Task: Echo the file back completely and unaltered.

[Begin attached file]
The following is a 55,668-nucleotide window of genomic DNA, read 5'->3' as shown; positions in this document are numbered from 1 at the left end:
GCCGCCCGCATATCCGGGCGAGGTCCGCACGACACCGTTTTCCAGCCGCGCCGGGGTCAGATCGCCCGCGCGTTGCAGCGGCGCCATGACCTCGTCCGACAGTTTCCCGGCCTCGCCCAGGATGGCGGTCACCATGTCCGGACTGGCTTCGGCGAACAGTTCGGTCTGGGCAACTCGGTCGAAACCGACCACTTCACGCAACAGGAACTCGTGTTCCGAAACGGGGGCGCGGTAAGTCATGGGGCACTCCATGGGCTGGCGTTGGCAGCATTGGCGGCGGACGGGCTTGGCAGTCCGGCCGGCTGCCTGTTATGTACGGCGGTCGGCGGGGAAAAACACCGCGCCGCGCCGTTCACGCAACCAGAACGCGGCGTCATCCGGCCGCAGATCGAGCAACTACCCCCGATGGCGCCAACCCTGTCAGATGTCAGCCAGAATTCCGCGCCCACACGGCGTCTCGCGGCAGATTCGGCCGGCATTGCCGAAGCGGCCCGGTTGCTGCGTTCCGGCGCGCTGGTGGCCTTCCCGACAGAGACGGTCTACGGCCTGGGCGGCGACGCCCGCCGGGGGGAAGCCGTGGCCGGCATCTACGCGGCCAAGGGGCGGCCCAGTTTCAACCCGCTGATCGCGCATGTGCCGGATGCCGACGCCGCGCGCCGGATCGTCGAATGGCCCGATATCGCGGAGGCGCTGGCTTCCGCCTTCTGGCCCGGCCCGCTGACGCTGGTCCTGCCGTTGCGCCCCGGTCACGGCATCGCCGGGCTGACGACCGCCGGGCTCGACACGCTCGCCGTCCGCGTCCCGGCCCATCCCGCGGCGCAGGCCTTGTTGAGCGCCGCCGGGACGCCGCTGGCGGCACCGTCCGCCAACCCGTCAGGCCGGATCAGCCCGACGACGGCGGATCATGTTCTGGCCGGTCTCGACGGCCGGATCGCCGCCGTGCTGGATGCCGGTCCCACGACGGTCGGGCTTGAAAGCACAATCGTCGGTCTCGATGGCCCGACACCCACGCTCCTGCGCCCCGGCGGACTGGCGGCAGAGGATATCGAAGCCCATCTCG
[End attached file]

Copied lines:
The following is a 55,668-nucleotide window of genomic DNA, read 5'->3' as shown; positions in this document are numbered from 1 at the left end:
GCCGCCCGCATATCCGGGCGAGGTCCGCACGACACCGTTTTCCAGCCGCGCCGGGGTCAGATCGCCCGCGCGTTGCAGCGGCGCCATGACCTCGTCCGACAGTTTCCCGGCCTCGCCCAGGATGGCGGTCACCATGTCCGGACTGGCTTCGGCGAACAGTTCGGTCTGGGCAACTCGGTCGAAACCGACCACTTCACGCAACAGGAACTCGTGTTCCGAAACGGGGGCGCGGTAAGTCATGGGGCACTCCATGGGCTGGCGTTGGCAGCATTGGCGGCGGACGGGCTTGGCAGTCCGGCCGGCTGCCTGTTATGTACGGCGGTCGGCGGGGAAAAACACCGCGCCGCGCCGTTCACGCAACCAGAACGCGGCGTCATCCGGCCGCAGATCGAGCAACTACCCCCGATGGCGCCAACCCTGTCAGATGTCAGCCAGAATTCCGCGCCCACACGGCGTCTCGCGGCAGATTCGGCCGGCATTGCCGAAGCGGCCCGGTTGCTGCGTTCCGGCGCGCTGGTGGCCTTCCCGACAGAGACGGTCTACGGCCTGGGCGGCGACGCCCGCCGGGGGGAAGCCGTGGCCGGCATCTACGCGGCCAAGGGGCGGCCCAGTTTCAACCCGCTGATCGCGCATGTGCCGGATGCCGACGCCGCGCGCCGGATCGTCGAATGGCCCGATATCGCGGAGGCGCTGGCTTCCGCCTTCTGGCCCGGCCCGCTGACGCTGGTCCTGCCGTTGCGCCCCGGTCACGGCATCGCCGGGCTGACGACCGCCGGGCTCGACACGCTCGCCGTCCGCGTCCCGGCCCATCCCGCGGCGCAGGCCTTGTTGAGCGCCGCCGGGACGCCGCTGGCGGCACCGTCCGCCAACCCGTCAGGCCGGATCAGCCCGACGACGGCGGATCATGTTCTGGCCGGTCTCGACGGCCGGATCGCCGCCGTGCTGGATGCCGGTCCCACGACGGTCGGGCTTGAAAGCACAATCGTCGGTCTCGATGGCCCGACACCCACGCTCCTGCGCCCCGGCGGACTGGCGGCAGAGGATATCGAAGCCCATCTCG